Day Three In Atlanta
My third day in Atlanta was Friday, and I was going to write it up on Saturday, but I drove home on Saturday, and now it is Sunday, so here is my slightly late third day!
I started the day as all days should start: with brunch. After debating between all the recommendations y’all provided in the comments, and some recommendations I saw online, I settled on a place called Poach Social. It was tucked away in a neighborhood outside the busy downtown of the city. The parking lot was small and enclosed by walls, painted with a bright mural.
Poach Social is found inside a small black building, but upon entering you’ll find a bright, open space with a neon yellow sign that reads “FOOD + MOOD”, fake plants, and a wall painted black and white with a chevron pattern. It’s hip! Modern! All the things brunch places tote nowadays. The menu seems to be comprised of a bit of an upscale version of classic Southern foods. And lots of mimosas!
I ended up getting the French Toast.
It was brioche, with a lemon drizzle, berries, and powdered sugar. It came with a little cup of syrup and their Jamaican rum sauce, but I only used the syrup, as the rum sauce tasted too alcohol-y for my liking. It was totally scrumptious. It was also fifteen dollars, which is definitely the most I’ve ever paid for French Toast, but that’s city-livin’ for ya.
After that, I headed to Zoo Atlanta, which was right down the street from Poach Social. I’m still confused why it isn’t called the Atlanta Zoo, but maybe that’s just me.
Once I arrived, I found a parking lot much, much smaller than I had been expecting. We’re talking like three or four rows of parking. There was a sign that said the lot was full, so I wasn’t really sure what to do about that other than hope it was wrong and search for a spot anyways. Lo and behold, a spot! Which I totally only got because someone happened to be leaving right as I was coming down the aisle.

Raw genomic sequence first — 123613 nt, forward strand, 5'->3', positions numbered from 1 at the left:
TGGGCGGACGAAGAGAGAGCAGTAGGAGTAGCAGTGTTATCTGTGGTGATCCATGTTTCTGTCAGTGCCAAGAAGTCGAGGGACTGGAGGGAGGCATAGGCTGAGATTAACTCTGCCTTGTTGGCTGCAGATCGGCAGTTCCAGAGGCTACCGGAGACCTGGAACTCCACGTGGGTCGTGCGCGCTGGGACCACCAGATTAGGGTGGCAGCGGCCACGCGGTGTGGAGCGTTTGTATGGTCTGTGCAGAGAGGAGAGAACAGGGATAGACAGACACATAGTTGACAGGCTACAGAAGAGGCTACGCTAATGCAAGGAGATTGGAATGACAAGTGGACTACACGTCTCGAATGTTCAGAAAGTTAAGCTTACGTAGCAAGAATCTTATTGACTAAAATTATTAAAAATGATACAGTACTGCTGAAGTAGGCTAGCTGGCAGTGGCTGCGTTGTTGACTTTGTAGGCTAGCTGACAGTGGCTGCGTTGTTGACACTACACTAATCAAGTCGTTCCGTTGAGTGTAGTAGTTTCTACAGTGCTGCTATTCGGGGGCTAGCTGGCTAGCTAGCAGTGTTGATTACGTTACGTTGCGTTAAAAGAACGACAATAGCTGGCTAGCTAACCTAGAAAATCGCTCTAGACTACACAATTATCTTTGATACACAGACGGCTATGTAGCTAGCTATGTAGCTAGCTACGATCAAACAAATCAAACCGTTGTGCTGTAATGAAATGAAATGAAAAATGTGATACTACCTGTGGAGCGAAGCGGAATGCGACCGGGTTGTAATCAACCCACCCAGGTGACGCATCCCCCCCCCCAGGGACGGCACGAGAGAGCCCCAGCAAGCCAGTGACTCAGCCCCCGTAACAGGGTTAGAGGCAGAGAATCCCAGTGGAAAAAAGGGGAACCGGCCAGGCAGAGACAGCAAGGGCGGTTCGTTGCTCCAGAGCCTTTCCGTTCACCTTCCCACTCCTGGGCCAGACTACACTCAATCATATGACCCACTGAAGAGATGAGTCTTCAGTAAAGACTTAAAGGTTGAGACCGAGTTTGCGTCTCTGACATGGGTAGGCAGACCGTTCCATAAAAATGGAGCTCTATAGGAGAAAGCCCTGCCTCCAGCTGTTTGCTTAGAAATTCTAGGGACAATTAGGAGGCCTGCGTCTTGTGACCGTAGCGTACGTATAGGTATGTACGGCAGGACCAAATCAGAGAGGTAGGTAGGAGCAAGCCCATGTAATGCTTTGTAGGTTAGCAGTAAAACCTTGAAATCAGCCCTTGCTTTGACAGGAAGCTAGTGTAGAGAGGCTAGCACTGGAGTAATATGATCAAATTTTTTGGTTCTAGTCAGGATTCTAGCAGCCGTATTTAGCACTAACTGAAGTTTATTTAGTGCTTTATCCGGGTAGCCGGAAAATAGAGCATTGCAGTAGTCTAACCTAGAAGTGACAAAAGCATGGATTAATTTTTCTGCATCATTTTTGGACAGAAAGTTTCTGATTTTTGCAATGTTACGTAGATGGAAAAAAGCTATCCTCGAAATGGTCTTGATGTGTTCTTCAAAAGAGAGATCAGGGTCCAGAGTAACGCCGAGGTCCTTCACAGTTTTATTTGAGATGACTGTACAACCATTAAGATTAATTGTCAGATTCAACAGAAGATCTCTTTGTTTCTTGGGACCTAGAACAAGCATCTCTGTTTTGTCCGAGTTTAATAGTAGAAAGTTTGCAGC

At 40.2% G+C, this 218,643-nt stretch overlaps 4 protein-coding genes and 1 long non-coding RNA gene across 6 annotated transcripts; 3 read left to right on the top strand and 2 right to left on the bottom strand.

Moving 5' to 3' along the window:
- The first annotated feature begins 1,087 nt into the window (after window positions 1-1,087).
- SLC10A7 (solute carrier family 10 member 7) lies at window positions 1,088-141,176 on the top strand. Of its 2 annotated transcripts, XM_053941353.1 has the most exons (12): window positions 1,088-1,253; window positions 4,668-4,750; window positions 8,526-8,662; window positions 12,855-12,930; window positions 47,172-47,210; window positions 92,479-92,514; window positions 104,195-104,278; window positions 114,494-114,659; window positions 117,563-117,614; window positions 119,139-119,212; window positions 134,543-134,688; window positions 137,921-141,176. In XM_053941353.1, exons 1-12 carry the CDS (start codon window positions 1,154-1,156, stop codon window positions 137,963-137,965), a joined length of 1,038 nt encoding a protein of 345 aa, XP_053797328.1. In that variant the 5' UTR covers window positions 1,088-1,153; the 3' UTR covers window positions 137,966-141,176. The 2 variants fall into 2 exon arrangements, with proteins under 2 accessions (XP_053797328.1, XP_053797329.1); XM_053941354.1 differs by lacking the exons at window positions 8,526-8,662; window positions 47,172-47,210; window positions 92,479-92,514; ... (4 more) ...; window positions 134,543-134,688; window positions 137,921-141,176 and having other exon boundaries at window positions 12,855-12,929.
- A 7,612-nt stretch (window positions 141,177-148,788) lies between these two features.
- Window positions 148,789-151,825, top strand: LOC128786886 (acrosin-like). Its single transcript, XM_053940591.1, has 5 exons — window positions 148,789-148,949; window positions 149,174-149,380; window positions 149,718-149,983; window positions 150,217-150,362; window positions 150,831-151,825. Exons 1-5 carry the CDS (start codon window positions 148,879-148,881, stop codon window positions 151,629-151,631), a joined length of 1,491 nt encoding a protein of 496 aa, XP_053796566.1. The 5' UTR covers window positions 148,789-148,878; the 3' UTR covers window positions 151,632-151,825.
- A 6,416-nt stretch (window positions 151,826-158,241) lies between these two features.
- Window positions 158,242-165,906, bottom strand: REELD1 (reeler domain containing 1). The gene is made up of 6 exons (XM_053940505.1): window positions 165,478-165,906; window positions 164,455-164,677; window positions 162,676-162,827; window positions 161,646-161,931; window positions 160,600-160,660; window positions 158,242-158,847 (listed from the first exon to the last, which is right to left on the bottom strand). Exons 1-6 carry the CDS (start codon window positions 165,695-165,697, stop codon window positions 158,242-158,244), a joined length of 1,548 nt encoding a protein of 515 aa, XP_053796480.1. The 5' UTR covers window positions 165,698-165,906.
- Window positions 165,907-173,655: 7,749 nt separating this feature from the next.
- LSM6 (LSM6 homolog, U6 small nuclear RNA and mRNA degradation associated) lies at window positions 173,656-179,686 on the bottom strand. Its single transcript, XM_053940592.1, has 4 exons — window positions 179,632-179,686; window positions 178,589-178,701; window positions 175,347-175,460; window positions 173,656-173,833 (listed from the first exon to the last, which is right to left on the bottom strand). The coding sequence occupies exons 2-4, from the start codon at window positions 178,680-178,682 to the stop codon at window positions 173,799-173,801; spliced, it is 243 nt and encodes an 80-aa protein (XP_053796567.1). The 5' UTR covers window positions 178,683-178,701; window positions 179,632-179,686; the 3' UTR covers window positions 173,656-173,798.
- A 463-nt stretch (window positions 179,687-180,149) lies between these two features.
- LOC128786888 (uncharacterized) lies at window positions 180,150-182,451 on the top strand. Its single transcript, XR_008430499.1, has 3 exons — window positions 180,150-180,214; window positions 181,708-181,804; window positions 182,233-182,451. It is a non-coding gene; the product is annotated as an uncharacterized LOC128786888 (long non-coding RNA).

So, I got out and started walking towards the front, only to see a machine where to pay for your parking. I was miffed that I had to pay to park, especially because it’s pretty much the only parking option, since the surrounding area is pretty much totally residential. It was three dollars per hour to park, so I chose hourly pay, but then it wanted me to put in the number of hours. I didn’t know how long it would take me to get through the zoo, so I just chose “all-day” parking, which was twelve dollars. Which is about half the cost of the ticket, which was like thirty bucks. Seems like a lot to me.
Anyways, I finally entered the zoo!
Have you ever wanted to be depressed? Say no more and head straight to Zoo Atlanta! Upon entering, you’ll be greeted with the overwhelming, gag-inducing scent of piss. At first I thought I was just close to the restrooms by the entrance, but those were all the way across the main courtyard area that contained the gift shop, a place to buy drinks, and the restrooms.
I did actually go in them and it took me THREE TRIES before I went into a stall with a lock on it. Then, only one of the hand soap dispensers had any soap in it.
Moving on, I was ready to see some morally-questionable contained animals. First up was the rhino!